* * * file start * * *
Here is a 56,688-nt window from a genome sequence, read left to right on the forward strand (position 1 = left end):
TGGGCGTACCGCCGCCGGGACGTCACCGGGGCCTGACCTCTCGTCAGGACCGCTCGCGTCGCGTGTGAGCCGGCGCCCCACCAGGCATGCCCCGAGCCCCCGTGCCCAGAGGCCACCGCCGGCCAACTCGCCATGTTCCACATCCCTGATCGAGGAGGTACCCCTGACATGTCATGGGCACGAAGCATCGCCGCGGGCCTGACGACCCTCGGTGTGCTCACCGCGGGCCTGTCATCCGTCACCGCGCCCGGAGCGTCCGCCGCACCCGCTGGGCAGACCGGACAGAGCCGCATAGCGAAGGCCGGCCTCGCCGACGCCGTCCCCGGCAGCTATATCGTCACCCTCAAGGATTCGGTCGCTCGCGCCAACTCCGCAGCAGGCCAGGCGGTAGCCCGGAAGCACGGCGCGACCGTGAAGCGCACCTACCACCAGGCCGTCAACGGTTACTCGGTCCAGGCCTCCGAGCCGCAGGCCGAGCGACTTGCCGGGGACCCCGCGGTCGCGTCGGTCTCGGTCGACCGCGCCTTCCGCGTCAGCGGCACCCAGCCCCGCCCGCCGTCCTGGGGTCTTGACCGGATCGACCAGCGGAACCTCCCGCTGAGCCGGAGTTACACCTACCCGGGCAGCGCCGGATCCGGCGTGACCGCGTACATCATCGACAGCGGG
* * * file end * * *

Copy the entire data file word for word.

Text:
Here is a 56,688-nt window from a genome sequence, read left to right on the forward strand (position 1 = left end):
TGGGCGTACCGCCGCCGGGACGTCACCGGGGCCTGACCTCTCGTCAGGACCGCTCGCGTCGCGTGTGAGCCGGCGCCCCACCAGGCATGCCCCGAGCCCCCGTGCCCAGAGGCCACCGCCGGCCAACTCGCCATGTTCCACATCCCTGATCGAGGAGGTACCCCTGACATGTCATGGGCACGAAGCATCGCCGCGGGCCTGACGACCCTCGGTGTGCTCACCGCGGGCCTGTCATCCGTCACCGCGCCCGGAGCGTCCGCCGCACCCGCTGGGCAGACCGGACAGAGCCGCATAGCGAAGGCCGGCCTCGCCGACGCCGTCCCCGGCAGCTATATCGTCACCCTCAAGGATTCGGTCGCTCGCGCCAACTCCGCAGCAGGCCAGGCGGTAGCCCGGAAGCACGGCGCGACCGTGAAGCGCACCTACCACCAGGCCGTCAACGGTTACTCGGTCCAGGCCTCCGAGCCGCAGGCCGAGCGACTTGCCGGGGACCCCGCGGTCGCGTCGGTCTCGGTCGACCGCGCCTTCCGCGTCAGCGGCACCCAGCCCCGCCCGCCGTCCTGGGGTCTTGACCGGATCGACCAGCGGAACCTCCCGCTGAGCCGGAGTTACACCTACCCGGGCAGCGCCGGATCCGGCGTGACCGCGTACATCATCGACAGCGGG